Claim 3a: Bitcoin will be dead as soon as the
If the bitcoin community successfully aimed at disrupting the financial sector,
bitcoin might indeed be soon a thing of the past (see the preceding paragraph).
However, it is much more probable that bitcoin remains a niche product.
Regulation is doubtlessly a challenge in this scenario. The cryptocurrency does
not really fit into existing patterns. As discussed above, it is unclear whether
bitcoin most closely resembles a security, a currency, a commodity, a means of
payment or a new asset class. This will make regulation more difficult.
Any regulation efforts will run into the problem that a global, decentralised
currency can simply move from one jurisdiction to another. In fact, such
migration has already taken place in the US. In 2014, well-meant regulation in
the state of New York caused bitcoin exchanges to move to other US federal
states. And strict national regulation will simply make the bitcoin infrastructure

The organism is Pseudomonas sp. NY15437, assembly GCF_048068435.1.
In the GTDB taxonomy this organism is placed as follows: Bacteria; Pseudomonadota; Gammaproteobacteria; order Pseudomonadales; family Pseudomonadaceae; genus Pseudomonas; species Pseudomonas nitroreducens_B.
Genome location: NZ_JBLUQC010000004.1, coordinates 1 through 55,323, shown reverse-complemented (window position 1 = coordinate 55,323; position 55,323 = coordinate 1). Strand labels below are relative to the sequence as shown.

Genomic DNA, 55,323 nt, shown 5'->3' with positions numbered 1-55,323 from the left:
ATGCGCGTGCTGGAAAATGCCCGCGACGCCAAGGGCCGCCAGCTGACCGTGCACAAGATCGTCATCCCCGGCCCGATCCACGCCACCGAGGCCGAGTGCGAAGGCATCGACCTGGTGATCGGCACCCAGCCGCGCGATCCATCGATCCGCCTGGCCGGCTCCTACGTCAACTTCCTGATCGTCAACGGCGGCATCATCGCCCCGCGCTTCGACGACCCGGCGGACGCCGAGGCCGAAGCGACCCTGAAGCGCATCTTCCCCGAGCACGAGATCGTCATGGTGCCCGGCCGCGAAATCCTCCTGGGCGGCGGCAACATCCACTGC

move to other countries. Introducing international rules, for example at the G20
level, might be difficult because the countries are already pursuing different
regulatory approaches. Canada and Japan, for example, appear to be leaning
towards bitcoin-friendly regulation. In addition, uniform regulation at the G20
level might simply result in the bitcoin infrastructure being shifted to smaller
countries. For example, Switzerland and Iceland offer a bitcoin-friendly
environment, too. Several Swiss cantons already accept tax payments in bitcoin.
Moreover, Switzerland has established a “crypto valley” at Zug, where
programmers work on cryptocurrencies and blockchain technologies. Iceland is
the home of major bitcoin miners. Even if the authorities agreed on a global
framework for bitcoin regulation at some point in the future, the implementation
will give rise to problems – just remember the efforts to harmonise international
financial market and tax rules.
This leads us to four conclusions. First, there are indeed regulatory risks which
have an impact on the bitcoin price. Second, bitcoin is likely to survive for the
foreseeable future because it can take advantage of different national regulation
concepts and approaches. Third, it will be difficult to devise and implement strict
and uniform global regulation, as several countries pursue a bitcoin-friendly
approach. Fourth, a bitcoin community which aimed to disrupt the current
market structure would probably achieve the opposite and quickly cause the
regulatory end of bitcoin.